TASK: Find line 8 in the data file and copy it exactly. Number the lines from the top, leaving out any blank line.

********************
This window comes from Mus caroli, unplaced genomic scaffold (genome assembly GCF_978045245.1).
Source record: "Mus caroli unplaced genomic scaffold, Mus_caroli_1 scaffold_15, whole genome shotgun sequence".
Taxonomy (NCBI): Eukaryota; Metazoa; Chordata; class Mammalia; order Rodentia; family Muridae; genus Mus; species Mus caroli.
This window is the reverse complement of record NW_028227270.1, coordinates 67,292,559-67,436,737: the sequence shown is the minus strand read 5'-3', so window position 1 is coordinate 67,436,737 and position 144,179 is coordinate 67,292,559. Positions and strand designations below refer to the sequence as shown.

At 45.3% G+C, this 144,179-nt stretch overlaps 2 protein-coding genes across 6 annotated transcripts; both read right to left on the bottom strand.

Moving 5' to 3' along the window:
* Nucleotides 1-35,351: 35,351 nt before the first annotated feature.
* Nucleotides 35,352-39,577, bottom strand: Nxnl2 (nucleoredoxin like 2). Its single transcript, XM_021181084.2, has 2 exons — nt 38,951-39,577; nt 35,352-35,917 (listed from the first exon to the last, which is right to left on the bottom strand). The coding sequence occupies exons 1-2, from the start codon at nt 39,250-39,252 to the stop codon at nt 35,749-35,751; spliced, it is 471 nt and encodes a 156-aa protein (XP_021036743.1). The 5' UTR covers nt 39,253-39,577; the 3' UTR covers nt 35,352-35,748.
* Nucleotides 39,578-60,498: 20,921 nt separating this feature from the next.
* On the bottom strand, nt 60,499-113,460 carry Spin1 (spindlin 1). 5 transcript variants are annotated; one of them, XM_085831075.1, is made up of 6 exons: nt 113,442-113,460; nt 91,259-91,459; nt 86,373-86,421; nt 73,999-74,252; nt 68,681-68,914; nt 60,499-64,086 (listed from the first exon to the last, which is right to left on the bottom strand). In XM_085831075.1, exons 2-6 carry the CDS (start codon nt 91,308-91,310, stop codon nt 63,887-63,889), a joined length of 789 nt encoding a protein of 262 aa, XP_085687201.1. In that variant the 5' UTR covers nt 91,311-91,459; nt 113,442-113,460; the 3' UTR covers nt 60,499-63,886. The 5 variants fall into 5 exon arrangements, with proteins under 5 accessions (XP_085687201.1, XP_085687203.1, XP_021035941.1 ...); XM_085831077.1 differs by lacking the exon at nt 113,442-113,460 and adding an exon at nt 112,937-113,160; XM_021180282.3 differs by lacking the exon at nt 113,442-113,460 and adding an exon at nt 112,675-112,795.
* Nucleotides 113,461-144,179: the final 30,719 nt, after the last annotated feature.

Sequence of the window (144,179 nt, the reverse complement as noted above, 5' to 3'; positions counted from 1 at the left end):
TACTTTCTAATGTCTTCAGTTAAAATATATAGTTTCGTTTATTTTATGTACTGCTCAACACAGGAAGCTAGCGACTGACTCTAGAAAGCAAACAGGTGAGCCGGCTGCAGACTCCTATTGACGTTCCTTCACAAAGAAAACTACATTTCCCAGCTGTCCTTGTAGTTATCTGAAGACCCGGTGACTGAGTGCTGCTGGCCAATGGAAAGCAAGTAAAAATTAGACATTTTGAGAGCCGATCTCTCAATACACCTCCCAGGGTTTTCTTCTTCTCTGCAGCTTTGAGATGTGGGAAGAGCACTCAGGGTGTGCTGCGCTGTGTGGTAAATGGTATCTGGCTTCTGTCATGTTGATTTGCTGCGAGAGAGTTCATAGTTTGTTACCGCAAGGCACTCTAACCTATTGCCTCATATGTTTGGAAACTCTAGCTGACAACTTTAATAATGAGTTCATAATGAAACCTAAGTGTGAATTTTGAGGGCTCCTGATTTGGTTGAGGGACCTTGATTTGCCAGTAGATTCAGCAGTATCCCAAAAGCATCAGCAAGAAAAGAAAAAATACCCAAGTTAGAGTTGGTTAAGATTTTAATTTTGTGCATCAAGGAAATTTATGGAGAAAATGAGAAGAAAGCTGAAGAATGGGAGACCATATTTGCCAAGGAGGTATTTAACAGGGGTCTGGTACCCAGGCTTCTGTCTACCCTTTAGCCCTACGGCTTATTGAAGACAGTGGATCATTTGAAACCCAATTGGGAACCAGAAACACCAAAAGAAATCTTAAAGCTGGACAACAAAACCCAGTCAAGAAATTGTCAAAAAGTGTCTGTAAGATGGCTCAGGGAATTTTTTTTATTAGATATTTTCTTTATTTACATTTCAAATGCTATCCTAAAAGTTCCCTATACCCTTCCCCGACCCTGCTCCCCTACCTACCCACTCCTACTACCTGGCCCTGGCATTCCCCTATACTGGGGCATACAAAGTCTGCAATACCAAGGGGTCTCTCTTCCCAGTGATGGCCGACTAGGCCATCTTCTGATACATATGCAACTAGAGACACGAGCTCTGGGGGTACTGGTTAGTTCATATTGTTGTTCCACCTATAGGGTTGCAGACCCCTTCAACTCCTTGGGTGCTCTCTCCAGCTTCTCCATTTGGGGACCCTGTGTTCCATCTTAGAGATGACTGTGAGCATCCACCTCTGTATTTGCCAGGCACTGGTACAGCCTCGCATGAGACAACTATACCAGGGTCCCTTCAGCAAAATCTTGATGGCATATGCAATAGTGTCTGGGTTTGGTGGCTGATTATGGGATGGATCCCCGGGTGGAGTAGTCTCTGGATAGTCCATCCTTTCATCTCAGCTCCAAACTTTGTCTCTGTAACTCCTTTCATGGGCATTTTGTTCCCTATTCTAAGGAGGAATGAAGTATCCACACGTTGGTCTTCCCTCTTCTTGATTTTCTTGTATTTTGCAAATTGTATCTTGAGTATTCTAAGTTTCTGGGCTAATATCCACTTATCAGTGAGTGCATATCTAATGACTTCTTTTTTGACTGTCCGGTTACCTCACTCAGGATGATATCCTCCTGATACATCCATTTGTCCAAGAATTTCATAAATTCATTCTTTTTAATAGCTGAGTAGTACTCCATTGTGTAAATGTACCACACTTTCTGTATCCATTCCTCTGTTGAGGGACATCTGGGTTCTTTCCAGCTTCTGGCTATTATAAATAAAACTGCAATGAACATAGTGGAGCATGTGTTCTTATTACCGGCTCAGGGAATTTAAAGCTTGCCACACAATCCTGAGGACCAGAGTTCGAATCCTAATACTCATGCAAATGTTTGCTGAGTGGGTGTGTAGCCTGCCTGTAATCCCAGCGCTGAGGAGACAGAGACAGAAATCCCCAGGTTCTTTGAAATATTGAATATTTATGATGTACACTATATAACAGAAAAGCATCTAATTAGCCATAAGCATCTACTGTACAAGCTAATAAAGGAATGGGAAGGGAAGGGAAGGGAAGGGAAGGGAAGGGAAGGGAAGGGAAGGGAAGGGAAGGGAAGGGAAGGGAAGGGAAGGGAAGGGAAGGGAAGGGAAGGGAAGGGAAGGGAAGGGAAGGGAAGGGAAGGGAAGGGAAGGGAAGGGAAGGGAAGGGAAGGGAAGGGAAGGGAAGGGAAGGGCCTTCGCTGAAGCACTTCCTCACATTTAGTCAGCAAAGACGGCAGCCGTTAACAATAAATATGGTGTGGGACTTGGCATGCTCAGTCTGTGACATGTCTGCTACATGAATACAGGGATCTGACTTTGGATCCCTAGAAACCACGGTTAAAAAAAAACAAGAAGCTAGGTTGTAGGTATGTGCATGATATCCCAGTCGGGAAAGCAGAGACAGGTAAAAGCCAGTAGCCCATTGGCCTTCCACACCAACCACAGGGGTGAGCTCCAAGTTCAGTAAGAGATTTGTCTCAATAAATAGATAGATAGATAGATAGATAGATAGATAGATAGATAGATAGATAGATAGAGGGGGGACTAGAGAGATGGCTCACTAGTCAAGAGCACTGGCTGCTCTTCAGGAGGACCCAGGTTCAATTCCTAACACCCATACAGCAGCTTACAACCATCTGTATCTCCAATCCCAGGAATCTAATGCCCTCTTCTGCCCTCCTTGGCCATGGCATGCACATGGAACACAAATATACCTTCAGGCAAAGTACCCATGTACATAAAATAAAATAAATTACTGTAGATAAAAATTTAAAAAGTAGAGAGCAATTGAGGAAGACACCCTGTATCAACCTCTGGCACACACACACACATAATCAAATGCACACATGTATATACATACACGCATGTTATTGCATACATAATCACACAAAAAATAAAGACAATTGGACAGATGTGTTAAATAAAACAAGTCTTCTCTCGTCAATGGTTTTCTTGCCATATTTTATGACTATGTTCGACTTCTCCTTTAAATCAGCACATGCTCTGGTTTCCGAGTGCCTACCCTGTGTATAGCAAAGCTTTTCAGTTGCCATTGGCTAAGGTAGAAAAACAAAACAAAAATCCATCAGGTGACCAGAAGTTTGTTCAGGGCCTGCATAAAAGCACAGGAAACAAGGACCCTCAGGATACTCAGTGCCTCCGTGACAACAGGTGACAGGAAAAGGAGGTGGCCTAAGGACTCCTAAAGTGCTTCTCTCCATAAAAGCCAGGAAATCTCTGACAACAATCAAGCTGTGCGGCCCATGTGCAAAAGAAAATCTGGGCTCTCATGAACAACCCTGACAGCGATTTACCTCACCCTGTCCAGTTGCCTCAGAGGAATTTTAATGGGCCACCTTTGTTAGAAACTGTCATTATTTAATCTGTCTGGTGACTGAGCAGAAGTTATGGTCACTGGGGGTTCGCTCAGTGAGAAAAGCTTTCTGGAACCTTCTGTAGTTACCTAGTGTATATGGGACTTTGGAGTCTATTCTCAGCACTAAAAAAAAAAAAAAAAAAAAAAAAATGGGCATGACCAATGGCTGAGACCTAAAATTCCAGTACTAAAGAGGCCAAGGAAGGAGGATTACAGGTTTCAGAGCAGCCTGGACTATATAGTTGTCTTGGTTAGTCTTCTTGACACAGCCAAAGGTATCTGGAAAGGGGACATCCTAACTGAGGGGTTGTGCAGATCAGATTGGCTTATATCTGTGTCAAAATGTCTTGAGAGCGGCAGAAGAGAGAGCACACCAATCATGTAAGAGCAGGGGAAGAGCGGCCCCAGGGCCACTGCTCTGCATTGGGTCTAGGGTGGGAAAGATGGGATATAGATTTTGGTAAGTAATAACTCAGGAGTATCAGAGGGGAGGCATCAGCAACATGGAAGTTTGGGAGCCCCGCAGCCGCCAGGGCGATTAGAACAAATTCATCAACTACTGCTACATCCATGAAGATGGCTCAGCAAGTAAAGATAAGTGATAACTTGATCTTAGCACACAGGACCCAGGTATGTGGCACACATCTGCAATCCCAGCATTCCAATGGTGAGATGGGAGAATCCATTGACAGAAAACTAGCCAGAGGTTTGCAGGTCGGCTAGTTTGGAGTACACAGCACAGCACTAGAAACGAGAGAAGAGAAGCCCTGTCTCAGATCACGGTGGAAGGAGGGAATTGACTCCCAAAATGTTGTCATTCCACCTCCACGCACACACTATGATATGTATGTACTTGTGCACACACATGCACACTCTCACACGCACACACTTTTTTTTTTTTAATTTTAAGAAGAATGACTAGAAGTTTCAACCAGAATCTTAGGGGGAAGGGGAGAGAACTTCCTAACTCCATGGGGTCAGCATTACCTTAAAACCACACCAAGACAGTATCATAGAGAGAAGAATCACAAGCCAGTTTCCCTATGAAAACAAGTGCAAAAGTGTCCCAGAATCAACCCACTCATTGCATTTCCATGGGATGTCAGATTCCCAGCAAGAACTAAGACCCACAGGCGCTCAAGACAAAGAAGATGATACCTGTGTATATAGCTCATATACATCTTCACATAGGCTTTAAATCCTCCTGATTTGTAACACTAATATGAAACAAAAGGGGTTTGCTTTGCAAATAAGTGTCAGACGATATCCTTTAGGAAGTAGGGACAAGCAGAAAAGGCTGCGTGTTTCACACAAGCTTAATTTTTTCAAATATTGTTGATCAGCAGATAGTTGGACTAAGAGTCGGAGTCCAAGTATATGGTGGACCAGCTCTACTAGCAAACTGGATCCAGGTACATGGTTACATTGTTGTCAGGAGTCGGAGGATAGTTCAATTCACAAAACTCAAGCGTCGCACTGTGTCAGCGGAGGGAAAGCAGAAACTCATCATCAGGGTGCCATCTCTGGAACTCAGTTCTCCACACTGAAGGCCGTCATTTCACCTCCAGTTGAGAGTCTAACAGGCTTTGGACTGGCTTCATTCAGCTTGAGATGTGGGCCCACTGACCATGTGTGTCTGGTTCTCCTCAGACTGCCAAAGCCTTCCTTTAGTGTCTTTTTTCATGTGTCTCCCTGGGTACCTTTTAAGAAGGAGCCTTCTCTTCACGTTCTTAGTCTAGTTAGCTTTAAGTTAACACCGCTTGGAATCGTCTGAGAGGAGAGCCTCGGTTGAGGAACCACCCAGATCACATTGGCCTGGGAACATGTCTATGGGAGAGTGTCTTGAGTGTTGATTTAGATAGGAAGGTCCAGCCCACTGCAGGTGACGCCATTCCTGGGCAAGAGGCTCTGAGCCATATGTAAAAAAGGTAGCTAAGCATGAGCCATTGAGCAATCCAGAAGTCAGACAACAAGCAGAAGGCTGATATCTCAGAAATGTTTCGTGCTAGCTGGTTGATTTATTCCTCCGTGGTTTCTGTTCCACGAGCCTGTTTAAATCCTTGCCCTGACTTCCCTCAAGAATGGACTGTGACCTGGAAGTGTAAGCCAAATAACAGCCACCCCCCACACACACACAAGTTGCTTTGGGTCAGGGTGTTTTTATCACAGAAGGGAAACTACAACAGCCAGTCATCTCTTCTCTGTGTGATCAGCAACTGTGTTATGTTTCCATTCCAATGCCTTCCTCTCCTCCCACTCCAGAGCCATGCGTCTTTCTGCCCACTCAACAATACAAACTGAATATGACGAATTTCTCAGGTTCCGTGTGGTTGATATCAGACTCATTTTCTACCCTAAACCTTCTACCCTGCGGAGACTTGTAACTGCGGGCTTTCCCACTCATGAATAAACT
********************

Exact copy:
* Nucleotides 35,352-39,577, bottom strand: Nxnl2 (nucleoredoxin like 2). Its single transcript, XM_021181084.2, has 2 exons — nt 38,951-39,577; nt 35,352-35,917 (listed from the first exon to the last, which is right to left on the bottom strand). The coding sequence occupies exons 1-2, from the start codon at nt 39,250-39,252 to the stop codon at nt 35,749-35,751; spliced, it is 471 nt and encodes a 156-aa protein (XP_021036743.1). The 5' UTR covers nt 39,253-39,577; the 3' UTR covers nt 35,352-35,748.